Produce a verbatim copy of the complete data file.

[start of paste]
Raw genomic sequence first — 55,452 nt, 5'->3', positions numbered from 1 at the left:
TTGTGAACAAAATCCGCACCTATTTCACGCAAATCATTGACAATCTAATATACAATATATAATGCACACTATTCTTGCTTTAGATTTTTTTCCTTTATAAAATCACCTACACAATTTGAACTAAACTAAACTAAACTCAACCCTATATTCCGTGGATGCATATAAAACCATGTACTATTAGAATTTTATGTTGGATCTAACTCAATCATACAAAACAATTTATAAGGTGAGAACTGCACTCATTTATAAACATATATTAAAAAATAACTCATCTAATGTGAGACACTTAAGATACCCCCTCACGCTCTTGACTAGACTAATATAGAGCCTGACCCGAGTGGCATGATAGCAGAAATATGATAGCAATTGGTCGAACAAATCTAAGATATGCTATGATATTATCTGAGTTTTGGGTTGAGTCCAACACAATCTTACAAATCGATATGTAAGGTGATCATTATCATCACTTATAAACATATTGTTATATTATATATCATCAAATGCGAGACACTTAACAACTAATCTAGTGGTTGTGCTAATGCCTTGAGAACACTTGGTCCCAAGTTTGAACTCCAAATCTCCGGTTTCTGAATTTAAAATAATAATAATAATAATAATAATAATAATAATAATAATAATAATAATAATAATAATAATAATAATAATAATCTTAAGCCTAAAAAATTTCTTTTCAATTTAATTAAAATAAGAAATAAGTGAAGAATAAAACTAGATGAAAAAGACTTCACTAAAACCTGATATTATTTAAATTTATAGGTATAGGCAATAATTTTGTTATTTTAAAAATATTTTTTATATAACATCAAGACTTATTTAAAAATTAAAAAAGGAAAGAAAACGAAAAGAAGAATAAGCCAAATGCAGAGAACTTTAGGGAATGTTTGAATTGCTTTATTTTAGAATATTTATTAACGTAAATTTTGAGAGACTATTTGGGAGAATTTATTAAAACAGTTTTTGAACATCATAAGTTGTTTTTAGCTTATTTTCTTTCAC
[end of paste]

Raw genomic sequence first — 55,452 nt, 5'->3', positions numbered from 1 at the left:
TTGTGAACAAAATCCGCACCTATTTCACGCAAATCATTGACAATCTAATATACAATATATAATGCACACTATTCTTGCTTTAGATTTTTTTCCTTTATAAAATCACCTACACAATTTGAACTAAACTAAACTAAACTCAACCCTATATTCCGTGGATGCATATAAAACCATGTACTATTAGAATTTTATGTTGGATCTAACTCAATCATACAAAACAATTTATAAGGTGAGAACTGCACTCATTTATAAACATATATTAAAAAATAACTCATCTAATGTGAGACACTTAAGATACCCCCTCACGCTCTTGACTAGACTAATATAGAGCCTGACCCGAGTGGCATGATAGCAGAAATATGATAGCAATTGGTCGAACAAATCTAAGATATGCTATGATATTATCTGAGTTTTGGGTTGAGTCCAACACAATCTTACAAATCGATATGTAAGGTGATCATTATCATCACTTATAAACATATTGTTATATTATATATCATCAAATGCGAGACACTTAACAACTAATCTAGTGGTTGTGCTAATGCCTTGAGAACACTTGGTCCCAAGTTTGAACTCCAAATCTCCGGTTTCTGAATTTAAAATAATAATAATAATAATAATAATAATAATAATAATAATAATAATAATAATAATAATAATAATAATAATAATCTTAAGCCTAAAAAATTTCTTTTCAATTTAATTAAAATAAGAAATAAGTGAAGAATAAAACTAGATGAAAAAGACTTCACTAAAACCTGATATTATTTAAATTTATAGGTATAGGCAATAATTTTGTTATTTTAAAAATATTTTTTATATAACATCAAGACTTATTTAAAAATTAAAAAAGGAAAGAAAACGAAAAGAAGAATAAGCCAAATGCAGAGAACTTTAGGGAATGTTTGAATTGCTTTATTTTAGAATATTTATTAACGTAAATTTTGAGAGACTATTTGGGAGAATTTATTAAAACAGTTTTTGAACATCATAAGTTGTTTTTAGCTTATTTTCTTTCAC